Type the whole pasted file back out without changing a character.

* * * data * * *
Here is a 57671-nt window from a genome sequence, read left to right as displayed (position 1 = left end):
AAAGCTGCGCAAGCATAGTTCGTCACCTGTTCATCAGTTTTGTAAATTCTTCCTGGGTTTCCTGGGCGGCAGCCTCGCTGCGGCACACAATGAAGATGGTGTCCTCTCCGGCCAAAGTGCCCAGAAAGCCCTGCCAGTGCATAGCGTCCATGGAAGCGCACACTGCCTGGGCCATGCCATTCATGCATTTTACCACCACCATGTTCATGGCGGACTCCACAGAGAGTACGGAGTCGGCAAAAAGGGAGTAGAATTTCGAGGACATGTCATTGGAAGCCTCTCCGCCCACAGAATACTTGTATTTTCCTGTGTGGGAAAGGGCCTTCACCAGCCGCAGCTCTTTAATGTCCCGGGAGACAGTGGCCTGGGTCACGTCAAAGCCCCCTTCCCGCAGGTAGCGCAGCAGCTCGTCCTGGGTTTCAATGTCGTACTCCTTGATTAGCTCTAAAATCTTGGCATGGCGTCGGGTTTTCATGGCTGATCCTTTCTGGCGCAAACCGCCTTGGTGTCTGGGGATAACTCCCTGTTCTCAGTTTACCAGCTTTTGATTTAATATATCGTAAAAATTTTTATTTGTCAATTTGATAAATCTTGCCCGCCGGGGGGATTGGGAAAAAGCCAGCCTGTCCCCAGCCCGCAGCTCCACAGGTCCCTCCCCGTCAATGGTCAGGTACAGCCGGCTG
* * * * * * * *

Here is a 57671-nt window from a genome sequence, read left to right as displayed (position 1 = left end):
AAAGCTGCGCAAGCATAGTTCGTCACCTGTTCATCAGTTTTGTAAATTCTTCCTGGGTTTCCTGGGCGGCAGCCTCGCTGCGGCACACAATGAAGATGGTGTCCTCTCCGGCCAAAGTGCCCAGAAAGCCCTGCCAGTGCATAGCGTCCATGGAAGCGCACACTGCCTGGGCCATGCCATTCATGCATTTTACCACCACCATGTTCATGGCGGACTCCACAGAGAGTACGGAGTCGGCAAAAAGGGAGTAGAATTTCGAGGACATGTCATTGGAAGCCTCTCCGCCCACAGAATACTTGTATTTTCCTGTGTGGGAAAGGGCCTTCACCAGCCGCAGCTCTTTAATGTCCCGGGAGACAGTGGCCTGGGTCACGTCAAAGCCCCCTTCCCGCAGGTAGCGCAGCAGCTCGTCCTGGGTTTCAATGTCGTACTCCTTGATTAGCTCTAAAATCTTGGCATGGCGTCGGGTTTTCATGGCTGATCCTTTCTGGCGCAAACCGCCTTGGTGTCTGGGGATAACTCCCTGTTCTCAGTTTACCAGCTTTTGATTTAATATATCGTAAAAATTTTTATTTGTCAATTTGATAAATCTTGCCCGCCGGGGGGATTGGGAAAAAGCCAGCCTGTCCCCAGCCCGCAGCTCCACAGGTCCCTCCCCGTCAATGGTCAGGTACAGCCGGCTG